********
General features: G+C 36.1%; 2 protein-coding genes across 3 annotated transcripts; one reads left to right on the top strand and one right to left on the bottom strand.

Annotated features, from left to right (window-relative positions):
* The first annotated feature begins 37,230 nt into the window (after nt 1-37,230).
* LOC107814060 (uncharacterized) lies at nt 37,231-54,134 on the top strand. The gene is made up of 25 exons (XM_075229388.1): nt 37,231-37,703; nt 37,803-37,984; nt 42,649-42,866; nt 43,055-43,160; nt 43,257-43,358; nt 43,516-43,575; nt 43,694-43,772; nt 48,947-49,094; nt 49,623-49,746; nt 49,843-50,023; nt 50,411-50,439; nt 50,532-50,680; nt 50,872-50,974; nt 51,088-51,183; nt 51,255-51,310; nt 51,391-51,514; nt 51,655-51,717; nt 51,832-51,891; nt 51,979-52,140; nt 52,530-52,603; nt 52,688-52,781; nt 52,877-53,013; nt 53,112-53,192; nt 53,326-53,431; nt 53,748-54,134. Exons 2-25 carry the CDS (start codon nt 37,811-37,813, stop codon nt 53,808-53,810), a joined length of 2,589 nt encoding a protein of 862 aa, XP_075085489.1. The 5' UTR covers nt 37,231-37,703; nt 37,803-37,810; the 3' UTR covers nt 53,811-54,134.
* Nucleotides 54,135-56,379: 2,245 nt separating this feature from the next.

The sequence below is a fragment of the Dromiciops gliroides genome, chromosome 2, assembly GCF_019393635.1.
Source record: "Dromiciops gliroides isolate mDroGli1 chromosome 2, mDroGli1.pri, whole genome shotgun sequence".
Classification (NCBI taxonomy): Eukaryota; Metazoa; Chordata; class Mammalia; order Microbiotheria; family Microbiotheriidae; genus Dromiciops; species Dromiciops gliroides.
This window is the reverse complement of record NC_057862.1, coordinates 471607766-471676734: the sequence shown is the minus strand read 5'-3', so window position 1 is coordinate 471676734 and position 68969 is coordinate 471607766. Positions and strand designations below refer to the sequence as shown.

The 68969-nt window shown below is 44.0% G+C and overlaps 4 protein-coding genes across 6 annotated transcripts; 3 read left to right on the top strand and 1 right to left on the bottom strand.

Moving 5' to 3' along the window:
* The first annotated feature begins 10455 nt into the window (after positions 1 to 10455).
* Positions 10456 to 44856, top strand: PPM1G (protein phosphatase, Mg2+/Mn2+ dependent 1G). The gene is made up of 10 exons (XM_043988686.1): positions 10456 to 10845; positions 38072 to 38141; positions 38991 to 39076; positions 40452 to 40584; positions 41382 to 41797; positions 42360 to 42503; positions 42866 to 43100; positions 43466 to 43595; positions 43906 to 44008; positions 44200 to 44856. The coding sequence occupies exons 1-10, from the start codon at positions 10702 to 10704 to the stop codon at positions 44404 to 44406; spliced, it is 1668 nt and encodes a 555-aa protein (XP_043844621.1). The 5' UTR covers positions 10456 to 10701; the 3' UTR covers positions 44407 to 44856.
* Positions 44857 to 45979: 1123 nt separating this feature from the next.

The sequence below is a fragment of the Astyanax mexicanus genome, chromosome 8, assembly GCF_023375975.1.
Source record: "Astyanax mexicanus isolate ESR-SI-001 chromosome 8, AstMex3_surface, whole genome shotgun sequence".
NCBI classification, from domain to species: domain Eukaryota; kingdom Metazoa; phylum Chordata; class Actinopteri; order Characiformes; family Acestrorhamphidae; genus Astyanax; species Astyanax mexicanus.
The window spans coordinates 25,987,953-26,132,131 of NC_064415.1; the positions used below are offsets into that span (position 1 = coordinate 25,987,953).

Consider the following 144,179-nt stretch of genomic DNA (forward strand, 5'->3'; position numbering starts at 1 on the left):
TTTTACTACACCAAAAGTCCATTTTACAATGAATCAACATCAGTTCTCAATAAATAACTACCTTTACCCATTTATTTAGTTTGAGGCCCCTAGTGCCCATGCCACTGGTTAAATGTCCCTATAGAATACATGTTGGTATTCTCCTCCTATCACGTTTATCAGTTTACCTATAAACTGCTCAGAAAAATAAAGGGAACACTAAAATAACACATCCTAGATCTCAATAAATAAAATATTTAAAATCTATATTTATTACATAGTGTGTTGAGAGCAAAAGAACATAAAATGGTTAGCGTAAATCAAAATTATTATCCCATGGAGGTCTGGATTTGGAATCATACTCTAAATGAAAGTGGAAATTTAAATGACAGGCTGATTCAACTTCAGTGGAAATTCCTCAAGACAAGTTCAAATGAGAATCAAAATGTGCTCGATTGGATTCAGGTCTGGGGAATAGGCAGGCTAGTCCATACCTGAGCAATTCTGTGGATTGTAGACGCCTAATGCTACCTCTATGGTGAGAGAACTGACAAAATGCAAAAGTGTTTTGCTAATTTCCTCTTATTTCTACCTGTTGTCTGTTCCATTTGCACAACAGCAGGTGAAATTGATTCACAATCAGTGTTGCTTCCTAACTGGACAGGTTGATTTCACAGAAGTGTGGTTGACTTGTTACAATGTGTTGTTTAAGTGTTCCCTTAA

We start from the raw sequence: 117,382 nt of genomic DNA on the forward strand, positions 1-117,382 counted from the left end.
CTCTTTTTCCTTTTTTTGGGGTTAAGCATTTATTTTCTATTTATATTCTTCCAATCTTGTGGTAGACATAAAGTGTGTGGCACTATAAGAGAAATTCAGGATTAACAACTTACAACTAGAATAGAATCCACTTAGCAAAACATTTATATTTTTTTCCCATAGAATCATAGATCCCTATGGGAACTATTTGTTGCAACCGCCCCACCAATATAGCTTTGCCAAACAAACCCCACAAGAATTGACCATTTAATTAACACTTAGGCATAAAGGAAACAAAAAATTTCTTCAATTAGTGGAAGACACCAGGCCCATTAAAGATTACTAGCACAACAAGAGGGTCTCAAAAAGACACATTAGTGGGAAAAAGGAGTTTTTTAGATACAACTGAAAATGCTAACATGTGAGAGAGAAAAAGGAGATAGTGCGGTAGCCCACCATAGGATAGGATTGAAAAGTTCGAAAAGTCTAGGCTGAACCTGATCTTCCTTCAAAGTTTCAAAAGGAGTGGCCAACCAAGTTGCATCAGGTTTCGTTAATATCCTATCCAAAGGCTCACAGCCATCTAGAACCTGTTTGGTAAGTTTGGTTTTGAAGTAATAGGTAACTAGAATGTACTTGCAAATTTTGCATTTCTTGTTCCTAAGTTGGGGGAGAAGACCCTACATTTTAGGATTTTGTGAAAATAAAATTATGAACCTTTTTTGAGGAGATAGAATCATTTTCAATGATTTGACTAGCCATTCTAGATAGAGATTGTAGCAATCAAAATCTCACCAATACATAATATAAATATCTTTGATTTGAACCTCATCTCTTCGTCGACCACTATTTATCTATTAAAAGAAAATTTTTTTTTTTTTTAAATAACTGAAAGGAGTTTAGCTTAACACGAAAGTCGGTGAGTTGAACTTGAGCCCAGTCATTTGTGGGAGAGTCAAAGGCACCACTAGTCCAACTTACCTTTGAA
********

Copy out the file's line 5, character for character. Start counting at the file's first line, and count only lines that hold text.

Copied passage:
* Nucleotides 54,135-56,379: 2,245 nt separating this feature from the next.